Becoming a more dynamic shot-maker will also be aided by improving his handle, which can be a bit loose and rigid. He's not the most naturally shifty player and becoming tighter with the ball will allow him to get to the rim more frequently in the half court.

As a playmaker, Scruggs is more combo than lead guard right now. He can make the majority of basic passes and is unselfish in nature, but he's not quite an instinctual floor general and can do a better job finding a balance between over dribbling and killing his dribble too early. Scruggs can be a bit aloof as a decision maker – and in general – so it will be interesting to see if he can develop into a point guard in time or operate more as a physical, downhill slashing combo.

Even with some areas to work on, all in all there's a lot to like about Scruggs long term. He's a grown man physically, has tremendous defensive potential, sticks his nose in on the glass regularly, can get to the rim at will and shows potential as a shooter and playmaker. The 18-year-old should most certainly be considered a high major prospect and one worth tracking from an NBA perspective.

Nickeil Alexander-Walker – PG/SG – 2017 – Virginia Tech

Alexander-Walker took another jump in his progression since we last saw him at the 2016 BioSteel game in Canada. We've been evaluating Alexander-Walker as an NBA prospect for about a year now and he continues to impress with his combination of physical tools and versatile skill set. Although he's been prone to blending in and bouts of inconsistency in the toughness department in the past, the Toronto native did a little bit of everything at the Steph Curry Camp, and showed why he'll likely end up being considered a steal for Virginia Tech and head coach Buzz Williams.

Standing 6'5”, with a 6' 8.5” wingspan, the versatile guard has done a nice job of maximizing his frame, as he looks more mature from a physical standpoint, which translated well to actual gameplay. His slightly improved frame mostly showed up on the defensive end, as he regularly sat down in a stance, used his body and feet to keep the ball contained, and came up with a couple of on ball steals while defending multiple positions.

In addition to his improved defense (an area where he hasn't been all that tough in the past), what stands out most about Alexander-Walker is his tremendous ambidexterity in everything he does. Not only can Alexander-Walker handle, pass and finish with both hands, he also regularly took left-handed jumpers (shoots righty in live action) with a high success rate during fairly intense drill work.

While more smooth than explosive, he uses his size and ability to drive either direction to get into the paint and his length and touch to finish craftily around length. Alexander-Walker also showed his value as a distributor. While he's not quite a pure point guard, especially with his struggles turning the corner against elite defenders, Alexander-Walker shows impressive vision while on the move and is a very willing passer to boot.

As a shooter, however, he still has some strides to make. He's far from a non-shooter, but Alexander-Walker doesn't have the quickest release and isn't all that adept at creating space off the bounce. Becoming a more consistent threat from the perimeter should open up the rest of his game and allow Alexander-Walker to fully utilize his fluidity, playmaking ability and crafty around the rim.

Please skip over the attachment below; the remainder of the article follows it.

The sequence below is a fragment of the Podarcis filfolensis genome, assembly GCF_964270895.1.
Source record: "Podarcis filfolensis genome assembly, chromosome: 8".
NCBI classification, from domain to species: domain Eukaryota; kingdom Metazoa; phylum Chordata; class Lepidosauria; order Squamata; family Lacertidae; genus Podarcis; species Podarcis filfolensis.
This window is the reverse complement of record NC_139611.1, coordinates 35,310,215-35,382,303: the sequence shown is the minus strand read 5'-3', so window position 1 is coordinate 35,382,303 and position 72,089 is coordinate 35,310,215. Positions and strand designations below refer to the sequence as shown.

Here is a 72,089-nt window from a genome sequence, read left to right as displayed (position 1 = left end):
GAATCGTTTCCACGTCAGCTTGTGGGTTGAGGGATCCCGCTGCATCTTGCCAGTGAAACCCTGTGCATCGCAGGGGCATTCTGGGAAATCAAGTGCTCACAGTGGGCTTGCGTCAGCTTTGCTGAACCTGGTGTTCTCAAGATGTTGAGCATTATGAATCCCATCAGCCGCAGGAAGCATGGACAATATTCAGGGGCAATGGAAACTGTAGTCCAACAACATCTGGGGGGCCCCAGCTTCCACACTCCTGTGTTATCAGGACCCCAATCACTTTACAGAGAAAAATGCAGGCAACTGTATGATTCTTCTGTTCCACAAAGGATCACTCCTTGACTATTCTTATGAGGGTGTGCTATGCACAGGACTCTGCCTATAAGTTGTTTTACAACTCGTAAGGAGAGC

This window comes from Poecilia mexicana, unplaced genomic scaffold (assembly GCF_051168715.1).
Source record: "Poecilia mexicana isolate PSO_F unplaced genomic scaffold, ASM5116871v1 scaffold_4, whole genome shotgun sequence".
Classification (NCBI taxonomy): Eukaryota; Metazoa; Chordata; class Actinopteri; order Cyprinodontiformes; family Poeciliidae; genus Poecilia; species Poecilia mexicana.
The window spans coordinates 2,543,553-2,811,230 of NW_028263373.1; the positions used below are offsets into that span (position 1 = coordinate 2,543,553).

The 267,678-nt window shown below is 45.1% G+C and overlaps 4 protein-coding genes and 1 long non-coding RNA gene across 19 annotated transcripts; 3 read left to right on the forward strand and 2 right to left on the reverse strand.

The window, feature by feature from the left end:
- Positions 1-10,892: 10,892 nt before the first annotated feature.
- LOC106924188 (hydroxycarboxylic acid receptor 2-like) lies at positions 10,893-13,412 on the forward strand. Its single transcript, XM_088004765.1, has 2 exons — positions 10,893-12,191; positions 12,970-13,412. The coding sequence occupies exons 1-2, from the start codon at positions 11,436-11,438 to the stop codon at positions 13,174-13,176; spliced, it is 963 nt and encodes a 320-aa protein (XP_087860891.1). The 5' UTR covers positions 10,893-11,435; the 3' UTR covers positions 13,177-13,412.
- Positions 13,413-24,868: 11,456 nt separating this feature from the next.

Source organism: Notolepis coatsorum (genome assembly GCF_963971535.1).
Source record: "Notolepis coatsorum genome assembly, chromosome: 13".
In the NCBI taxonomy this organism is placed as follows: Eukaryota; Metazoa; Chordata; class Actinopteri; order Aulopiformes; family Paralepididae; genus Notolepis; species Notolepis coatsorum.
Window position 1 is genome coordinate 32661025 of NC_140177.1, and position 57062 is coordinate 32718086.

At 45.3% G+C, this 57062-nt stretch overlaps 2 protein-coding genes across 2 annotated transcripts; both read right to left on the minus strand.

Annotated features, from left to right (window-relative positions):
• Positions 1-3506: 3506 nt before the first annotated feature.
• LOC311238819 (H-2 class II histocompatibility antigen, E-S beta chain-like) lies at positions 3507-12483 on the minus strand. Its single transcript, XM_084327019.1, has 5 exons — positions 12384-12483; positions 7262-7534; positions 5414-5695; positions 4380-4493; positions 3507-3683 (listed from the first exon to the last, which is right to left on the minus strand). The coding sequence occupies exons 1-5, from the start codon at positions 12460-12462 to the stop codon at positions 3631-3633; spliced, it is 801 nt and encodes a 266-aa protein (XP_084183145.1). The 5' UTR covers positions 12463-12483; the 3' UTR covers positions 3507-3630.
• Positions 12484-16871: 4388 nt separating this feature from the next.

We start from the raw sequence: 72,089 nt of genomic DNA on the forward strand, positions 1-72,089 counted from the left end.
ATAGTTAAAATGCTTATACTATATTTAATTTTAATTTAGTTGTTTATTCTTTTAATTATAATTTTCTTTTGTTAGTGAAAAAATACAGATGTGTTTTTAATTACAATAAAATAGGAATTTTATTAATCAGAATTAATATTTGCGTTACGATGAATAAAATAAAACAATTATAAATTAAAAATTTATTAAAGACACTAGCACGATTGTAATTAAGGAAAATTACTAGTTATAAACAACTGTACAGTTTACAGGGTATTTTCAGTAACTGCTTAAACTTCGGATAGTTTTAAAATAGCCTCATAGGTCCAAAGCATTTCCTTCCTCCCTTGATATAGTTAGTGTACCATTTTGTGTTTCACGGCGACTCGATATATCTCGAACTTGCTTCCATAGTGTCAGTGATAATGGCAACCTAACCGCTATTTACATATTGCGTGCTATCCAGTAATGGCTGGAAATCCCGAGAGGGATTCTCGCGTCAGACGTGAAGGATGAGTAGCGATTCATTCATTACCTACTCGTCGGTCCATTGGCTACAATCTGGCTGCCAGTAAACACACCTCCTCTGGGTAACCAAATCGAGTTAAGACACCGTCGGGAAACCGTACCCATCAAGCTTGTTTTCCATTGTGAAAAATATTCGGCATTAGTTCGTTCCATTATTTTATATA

Continuing to play with toughness and confidence will be big for Alexander-Walker moving forward, and he'll likely have to in order to stay on the court for Buzz Williams. As 6' 5” versatile guards with length and skill don't grow on trees, Alexander-Walker is certainly worth tracking while at Virginia Tech and beyond.

Scottie Lewis – SF – 2019 – Uncommitted

While Curry Camp was full of high level prospects and two potential top picks in the 2017 NBA Draft, 16-year-old Scottie Lewis has a chance to be one of the better players to come out of this year's camp when it's all said and done.

The 6' 5” ultra athletic wing first impressed us at the 2016 Under Armour Association in Los Angeles, and made an even stronger impression in Walnut Creek. What first stands out about the New Jersey native is his length and fast-twitch explosiveness. He plays above the rim with relative ease and is equally as bouncy off of one or two feet. Lewis can fly in for tip dunks or take off without much of a gather and leap at a high level for his age. From a physical standpoint he's long and, while thin at the moment, has a nice frame that will fill out in time.

He's not all that polished offensively and has a ways to go with his feel for the game, but Lewis' motor, toughness and intangibles on the floor are extremely high for his age. The Ranney School (NJ) product is the first player to jump into every drill and is constantly taking on new challenges. He had no fear of defending incoming Kansas freshman and high-level prospect Josh Jackson and didn't back down from physicality one bit.

Lewis' toughness, energy and willingness to put his age and stature aside and compete were eye opening. Lewis also appears to have a genuine enjoyment for the game and is by all accounts an excellent teammate. All of those traits combined make him a very effective defender as he flies around off the ball, even blocking jump shots at times. He covers ground extremely quickly, and sits down in a stance on the perimeter, using his quick feet, long arms, and will to stop his man to be effective. Lewis does a lot of little things on the defensive end, and is an active cutter and offensive rebounder as well.